No campaign thinks the June 2019 polling fully captures what will happen in February 2020. But it does suggest that some campaigns have been effective over the past few months, and some haven't. Sanders, who started his campaign seven weeks after Warren's, is only now catching up in on-the-ground staff, but his universe of supporters is shrinking; he's pulling just one third of the support he got in the 2016 caucuses.
DES MOINES — On Saturday afternoon, while half of the Democratic presidential contenders fanned out across Iowa, 600 voters packed a high school auditorium to hear from a candidate who'd already dropped out. Richard Ojeda, a former West Virginia legislator whose White House run lasted just 75 days, thundered that any Democrat worthy of the presidency would back "free college for all of our students" and "make the top one percent finally pay" higher taxes.
"We need candidates who will do just that!" Ojeda said. "If they won't do that just, kick 'em off your porch!"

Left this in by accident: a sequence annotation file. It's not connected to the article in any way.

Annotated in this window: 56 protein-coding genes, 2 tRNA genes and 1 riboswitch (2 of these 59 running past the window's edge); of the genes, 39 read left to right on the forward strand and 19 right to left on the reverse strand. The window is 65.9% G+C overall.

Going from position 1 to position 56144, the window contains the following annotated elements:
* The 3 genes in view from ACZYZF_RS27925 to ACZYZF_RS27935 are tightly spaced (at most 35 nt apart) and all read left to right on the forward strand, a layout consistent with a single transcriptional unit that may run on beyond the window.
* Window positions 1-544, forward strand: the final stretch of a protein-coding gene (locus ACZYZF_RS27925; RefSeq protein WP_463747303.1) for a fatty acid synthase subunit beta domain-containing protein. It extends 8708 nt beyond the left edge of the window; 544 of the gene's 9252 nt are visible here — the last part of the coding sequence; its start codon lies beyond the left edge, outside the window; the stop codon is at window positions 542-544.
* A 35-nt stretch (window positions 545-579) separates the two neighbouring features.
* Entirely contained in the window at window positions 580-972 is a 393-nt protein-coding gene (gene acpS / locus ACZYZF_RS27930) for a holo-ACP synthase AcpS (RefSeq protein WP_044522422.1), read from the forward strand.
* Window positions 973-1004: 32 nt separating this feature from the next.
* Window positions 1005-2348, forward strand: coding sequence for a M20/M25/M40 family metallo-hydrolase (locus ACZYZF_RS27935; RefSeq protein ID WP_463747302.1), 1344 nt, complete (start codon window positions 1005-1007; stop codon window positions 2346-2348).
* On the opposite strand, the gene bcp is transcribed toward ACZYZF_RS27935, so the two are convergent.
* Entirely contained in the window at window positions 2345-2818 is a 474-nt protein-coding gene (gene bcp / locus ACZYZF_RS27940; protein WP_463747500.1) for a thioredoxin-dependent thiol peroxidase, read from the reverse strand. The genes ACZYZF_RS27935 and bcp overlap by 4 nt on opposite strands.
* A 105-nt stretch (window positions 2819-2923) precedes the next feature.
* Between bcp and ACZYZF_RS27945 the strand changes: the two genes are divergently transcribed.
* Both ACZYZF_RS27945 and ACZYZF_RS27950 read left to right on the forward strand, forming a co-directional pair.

The crowd at the "Revolution Rally," organized by the liberal news network The Young Turks, cheered, and waved signs — "HIGHER WAGES," "GREEN NEW DEAL" — in the network's yellow and black colors. Ojeda was there to launch the "TYT Army," the latest and loudest organization dedicated to pressuring candidates into taking hard stands on issues.
"We want to clarify what the 'progressive' position is, because it feels like the media is calling everybody a progressive," Cenk Uygur, the network's founder and main host, said in an interview before the rally. "So, the TYT Army is going to find the candidates, and ask them questions, and keep asking them, and asking them."
Presidential candidates, who spend the months before the first primary contests taking questions from voters, have made their peace with pressure groups. They see them every cycle, in different guises, from the Moms Demand Action questioners who show up in their red and white shirts, to the "bird-dogging" climate activists who will use their time in a rope or photo line to flip open a phone and record as they ask about getting off of fossil fuels.
The pressure group electorate had been moving left already; the ACLU's "rights voters," who sign up to learn how to approach candidates and ask the meatiest policy questions, have gotten Bernie Sanders to endorse voting rights for prisoners, and gotten Joe Biden to (eventually) abandon a ban on federal money paying for abortion.